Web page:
Liver Transplant Survivorship

Jennifer C. Lai, Nneka N. Ufere, John C. Bucuvalas

Research output: Contribution to journalArticlepeer-review

18 Scopus citations

Abstract

For both children and adults with end-stage liver disease, liver transplantation represents a lifelong treatment, not a cure. The physical and psychological process of undergoing transplantation begins well before the surgery itself. Concerns regarding suffering and death from end-stage liver disease are replaced by a lifelong need for multiple medications, ongoing monitoring of graft function, and heightened vigilance for complications related not only to the transplant itself but to longterm immunosuppression. The psychological toll from the entire transplant experience on the patient and caregivers, as well as the strain that such a major treatment places on these human interactions can leave emotional scars that persist longer than the surgical healing process itself. The concept of survivorship, originally applied to patients with cancer, acknowledges the ongoing spectrum of care and support that patients and their caregivers require to optimize longterm outcomes after serious medical treatment. Transplant survivorship would expand the focus of care of a patient with end-stage liver disease beyond disease-specific issues and survival alone. This viewpoint explores the need for such a construct in the field of liver transplantation to promote a more holistic approach that encompasses the overall physical, psychological, social, and spiritual well-being of the liver transplant patient.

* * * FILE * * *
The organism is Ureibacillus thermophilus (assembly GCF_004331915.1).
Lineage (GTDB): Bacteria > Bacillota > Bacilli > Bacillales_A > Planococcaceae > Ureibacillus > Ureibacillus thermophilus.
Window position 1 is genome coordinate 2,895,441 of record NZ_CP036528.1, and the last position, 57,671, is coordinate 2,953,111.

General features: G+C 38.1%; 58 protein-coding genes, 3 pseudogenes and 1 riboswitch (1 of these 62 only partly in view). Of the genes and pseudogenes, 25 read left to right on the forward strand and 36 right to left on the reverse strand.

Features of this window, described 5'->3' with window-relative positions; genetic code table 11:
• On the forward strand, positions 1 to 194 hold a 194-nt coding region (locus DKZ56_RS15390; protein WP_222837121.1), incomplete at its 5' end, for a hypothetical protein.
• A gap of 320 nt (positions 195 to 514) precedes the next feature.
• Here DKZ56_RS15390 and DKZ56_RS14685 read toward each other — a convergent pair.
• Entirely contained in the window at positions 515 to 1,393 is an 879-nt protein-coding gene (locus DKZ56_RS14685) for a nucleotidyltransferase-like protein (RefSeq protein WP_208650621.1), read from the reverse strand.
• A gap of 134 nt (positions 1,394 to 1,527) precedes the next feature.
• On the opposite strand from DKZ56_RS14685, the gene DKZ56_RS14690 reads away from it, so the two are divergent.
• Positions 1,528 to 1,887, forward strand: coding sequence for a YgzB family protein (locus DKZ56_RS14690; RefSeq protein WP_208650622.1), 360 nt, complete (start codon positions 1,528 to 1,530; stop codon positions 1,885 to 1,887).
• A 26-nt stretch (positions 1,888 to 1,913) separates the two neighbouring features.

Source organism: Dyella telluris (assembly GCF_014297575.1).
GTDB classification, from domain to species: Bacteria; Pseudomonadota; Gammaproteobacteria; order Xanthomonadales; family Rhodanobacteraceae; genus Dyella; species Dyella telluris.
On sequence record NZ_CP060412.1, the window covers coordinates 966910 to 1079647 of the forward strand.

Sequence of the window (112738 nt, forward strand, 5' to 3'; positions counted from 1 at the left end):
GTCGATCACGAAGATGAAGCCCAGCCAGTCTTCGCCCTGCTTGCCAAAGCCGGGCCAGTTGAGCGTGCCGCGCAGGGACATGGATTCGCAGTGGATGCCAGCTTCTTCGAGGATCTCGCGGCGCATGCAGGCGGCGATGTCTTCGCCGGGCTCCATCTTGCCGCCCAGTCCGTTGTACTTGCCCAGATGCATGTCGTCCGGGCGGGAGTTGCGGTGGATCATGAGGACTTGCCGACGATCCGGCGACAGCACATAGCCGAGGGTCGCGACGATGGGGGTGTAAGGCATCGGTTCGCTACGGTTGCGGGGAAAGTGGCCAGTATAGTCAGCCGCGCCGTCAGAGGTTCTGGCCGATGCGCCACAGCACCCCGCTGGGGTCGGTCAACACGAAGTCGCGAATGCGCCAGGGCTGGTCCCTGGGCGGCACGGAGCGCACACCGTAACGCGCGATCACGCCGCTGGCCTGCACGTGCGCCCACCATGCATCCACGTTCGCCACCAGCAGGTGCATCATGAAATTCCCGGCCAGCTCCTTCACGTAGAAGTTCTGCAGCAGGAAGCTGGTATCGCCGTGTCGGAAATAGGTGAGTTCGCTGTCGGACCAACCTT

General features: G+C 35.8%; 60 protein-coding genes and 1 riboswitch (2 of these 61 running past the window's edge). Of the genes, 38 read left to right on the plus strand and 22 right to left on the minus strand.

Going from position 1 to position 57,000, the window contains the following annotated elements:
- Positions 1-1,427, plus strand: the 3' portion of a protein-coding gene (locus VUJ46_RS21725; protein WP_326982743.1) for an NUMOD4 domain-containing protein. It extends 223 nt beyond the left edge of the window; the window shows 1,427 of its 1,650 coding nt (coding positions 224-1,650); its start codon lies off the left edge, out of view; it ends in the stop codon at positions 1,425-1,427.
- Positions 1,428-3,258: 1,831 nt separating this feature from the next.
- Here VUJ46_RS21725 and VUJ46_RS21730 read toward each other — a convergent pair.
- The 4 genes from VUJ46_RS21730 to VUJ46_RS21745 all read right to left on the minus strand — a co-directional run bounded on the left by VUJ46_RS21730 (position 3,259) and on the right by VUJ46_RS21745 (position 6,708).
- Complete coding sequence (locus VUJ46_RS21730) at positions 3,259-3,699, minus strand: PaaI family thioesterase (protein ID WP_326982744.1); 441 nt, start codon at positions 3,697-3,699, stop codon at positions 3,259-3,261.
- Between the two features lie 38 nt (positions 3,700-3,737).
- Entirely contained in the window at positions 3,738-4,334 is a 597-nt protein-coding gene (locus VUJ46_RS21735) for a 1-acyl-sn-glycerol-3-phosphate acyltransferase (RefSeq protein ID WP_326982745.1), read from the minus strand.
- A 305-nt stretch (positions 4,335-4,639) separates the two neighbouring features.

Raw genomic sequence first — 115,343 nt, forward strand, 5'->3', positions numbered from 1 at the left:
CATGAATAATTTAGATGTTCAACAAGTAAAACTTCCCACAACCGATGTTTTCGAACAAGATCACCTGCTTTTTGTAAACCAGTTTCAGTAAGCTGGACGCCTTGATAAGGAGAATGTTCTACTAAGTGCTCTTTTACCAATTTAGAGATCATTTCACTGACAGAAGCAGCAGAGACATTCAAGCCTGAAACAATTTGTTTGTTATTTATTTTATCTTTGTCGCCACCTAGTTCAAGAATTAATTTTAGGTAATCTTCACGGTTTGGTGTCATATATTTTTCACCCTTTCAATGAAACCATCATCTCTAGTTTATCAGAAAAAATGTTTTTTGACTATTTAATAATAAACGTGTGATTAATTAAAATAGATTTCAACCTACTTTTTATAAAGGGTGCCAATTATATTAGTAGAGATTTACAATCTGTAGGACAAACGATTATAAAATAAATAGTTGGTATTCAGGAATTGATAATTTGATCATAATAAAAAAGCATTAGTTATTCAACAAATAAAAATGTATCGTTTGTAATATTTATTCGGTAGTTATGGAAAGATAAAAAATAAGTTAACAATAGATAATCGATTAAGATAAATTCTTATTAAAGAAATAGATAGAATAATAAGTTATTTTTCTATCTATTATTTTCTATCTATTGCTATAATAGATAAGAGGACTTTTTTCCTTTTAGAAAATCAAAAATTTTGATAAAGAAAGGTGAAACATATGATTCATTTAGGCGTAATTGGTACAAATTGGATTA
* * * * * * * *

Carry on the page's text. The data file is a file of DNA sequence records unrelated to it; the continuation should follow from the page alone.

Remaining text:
Original languageEnglish
Pages (from-to)1030-1033
Number of pages4
JournalLiver Transplantation
Volume26
Issue number8
DOIs
StatePublished - 1 Aug 2020

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